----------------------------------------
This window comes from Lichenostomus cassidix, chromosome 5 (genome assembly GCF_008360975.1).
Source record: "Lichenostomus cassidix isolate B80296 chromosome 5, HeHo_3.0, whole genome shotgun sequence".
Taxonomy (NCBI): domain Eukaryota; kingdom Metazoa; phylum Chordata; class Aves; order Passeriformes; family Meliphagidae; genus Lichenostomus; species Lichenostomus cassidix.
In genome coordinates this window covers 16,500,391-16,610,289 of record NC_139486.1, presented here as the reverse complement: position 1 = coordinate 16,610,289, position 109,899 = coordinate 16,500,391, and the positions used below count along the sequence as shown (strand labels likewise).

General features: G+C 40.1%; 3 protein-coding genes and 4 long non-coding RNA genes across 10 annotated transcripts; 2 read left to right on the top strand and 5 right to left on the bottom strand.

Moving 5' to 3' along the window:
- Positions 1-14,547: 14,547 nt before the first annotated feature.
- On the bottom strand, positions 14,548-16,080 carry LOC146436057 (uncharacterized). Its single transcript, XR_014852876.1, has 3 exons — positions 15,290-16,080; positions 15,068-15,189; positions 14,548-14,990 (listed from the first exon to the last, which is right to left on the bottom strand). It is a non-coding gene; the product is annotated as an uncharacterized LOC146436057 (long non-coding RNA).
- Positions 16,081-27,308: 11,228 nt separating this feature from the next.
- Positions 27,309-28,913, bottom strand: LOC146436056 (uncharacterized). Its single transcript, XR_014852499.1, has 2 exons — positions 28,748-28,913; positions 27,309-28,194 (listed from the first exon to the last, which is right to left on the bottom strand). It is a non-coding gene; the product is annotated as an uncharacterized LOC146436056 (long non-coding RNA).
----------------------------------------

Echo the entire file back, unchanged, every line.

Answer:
This window comes from Lichenostomus cassidix, chromosome 5 (genome assembly GCF_008360975.1).
Source record: "Lichenostomus cassidix isolate B80296 chromosome 5, HeHo_3.0, whole genome shotgun sequence".
Taxonomy (NCBI): domain Eukaryota; kingdom Metazoa; phylum Chordata; class Aves; order Passeriformes; family Meliphagidae; genus Lichenostomus; species Lichenostomus cassidix.
In genome coordinates this window covers 16,500,391-16,610,289 of record NC_139486.1, presented here as the reverse complement: position 1 = coordinate 16,610,289, position 109,899 = coordinate 16,500,391, and the positions used below count along the sequence as shown (strand labels likewise).

General features: G+C 40.1%; 3 protein-coding genes and 4 long non-coding RNA genes across 10 annotated transcripts; 2 read left to right on the top strand and 5 right to left on the bottom strand.

Moving 5' to 3' along the window:
- Positions 1-14,547: 14,547 nt before the first annotated feature.
- On the bottom strand, positions 14,548-16,080 carry LOC146436057 (uncharacterized). Its single transcript, XR_014852876.1, has 3 exons — positions 15,290-16,080; positions 15,068-15,189; positions 14,548-14,990 (listed from the first exon to the last, which is right to left on the bottom strand). It is a non-coding gene; the product is annotated as an uncharacterized LOC146436057 (long non-coding RNA).
- Positions 16,081-27,308: 11,228 nt separating this feature from the next.
- Positions 27,309-28,913, bottom strand: LOC146436056 (uncharacterized). Its single transcript, XR_014852499.1, has 2 exons — positions 28,748-28,913; positions 27,309-28,194 (listed from the first exon to the last, which is right to left on the bottom strand). It is a non-coding gene; the product is annotated as an uncharacterized LOC146436056 (long non-coding RNA).